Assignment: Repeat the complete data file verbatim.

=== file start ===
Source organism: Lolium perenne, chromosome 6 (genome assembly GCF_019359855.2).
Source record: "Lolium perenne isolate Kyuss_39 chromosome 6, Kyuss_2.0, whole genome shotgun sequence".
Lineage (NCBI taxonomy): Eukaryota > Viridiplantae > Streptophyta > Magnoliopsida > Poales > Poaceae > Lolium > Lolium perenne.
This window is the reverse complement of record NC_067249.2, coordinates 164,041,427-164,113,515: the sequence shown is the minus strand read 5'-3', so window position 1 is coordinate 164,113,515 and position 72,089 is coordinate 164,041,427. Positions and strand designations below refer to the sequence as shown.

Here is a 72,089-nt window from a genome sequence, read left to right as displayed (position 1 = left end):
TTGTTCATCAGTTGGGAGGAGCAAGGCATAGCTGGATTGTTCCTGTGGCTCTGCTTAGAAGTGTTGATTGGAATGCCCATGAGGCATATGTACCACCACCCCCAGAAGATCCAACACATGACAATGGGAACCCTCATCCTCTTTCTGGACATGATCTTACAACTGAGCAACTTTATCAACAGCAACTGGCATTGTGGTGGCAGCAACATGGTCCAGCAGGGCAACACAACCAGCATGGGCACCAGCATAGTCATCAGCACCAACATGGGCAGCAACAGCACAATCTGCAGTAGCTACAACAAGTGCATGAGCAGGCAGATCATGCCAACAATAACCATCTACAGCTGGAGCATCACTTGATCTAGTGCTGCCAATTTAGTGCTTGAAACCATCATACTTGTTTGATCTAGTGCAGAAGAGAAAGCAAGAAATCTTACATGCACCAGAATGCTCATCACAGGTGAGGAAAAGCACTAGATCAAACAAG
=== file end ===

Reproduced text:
Source organism: Lolium perenne, chromosome 6 (genome assembly GCF_019359855.2).
Source record: "Lolium perenne isolate Kyuss_39 chromosome 6, Kyuss_2.0, whole genome shotgun sequence".
Lineage (NCBI taxonomy): Eukaryota > Viridiplantae > Streptophyta > Magnoliopsida > Poales > Poaceae > Lolium > Lolium perenne.
This window is the reverse complement of record NC_067249.2, coordinates 164,041,427-164,113,515: the sequence shown is the minus strand read 5'-3', so window position 1 is coordinate 164,113,515 and position 72,089 is coordinate 164,041,427. Positions and strand designations below refer to the sequence as shown.

Here is a 72,089-nt window from a genome sequence, read left to right as displayed (position 1 = left end):
TTGTTCATCAGTTGGGAGGAGCAAGGCATAGCTGGATTGTTCCTGTGGCTCTGCTTAGAAGTGTTGATTGGAATGCCCATGAGGCATATGTACCACCACCCCCAGAAGATCCAACACATGACAATGGGAACCCTCATCCTCTTTCTGGACATGATCTTACAACTGAGCAACTTTATCAACAGCAACTGGCATTGTGGTGGCAGCAACATGGTCCAGCAGGGCAACACAACCAGCATGGGCACCAGCATAGTCATCAGCACCAACATGGGCAGCAACAGCACAATCTGCAGTAGCTACAACAAGTGCATGAGCAGGCAGATCATGCCAACAATAACCATCTACAGCTGGAGCATCACTTGATCTAGTGCTGCCAATTTAGTGCTTGAAACCATCATACTTGTTTGATCTAGTGCAGAAGAGAAAGCAAGAAATCTTACATGCACCAGAATGCTCATCACAGGTGAGGAAAAGCACTAGATCAAACAAG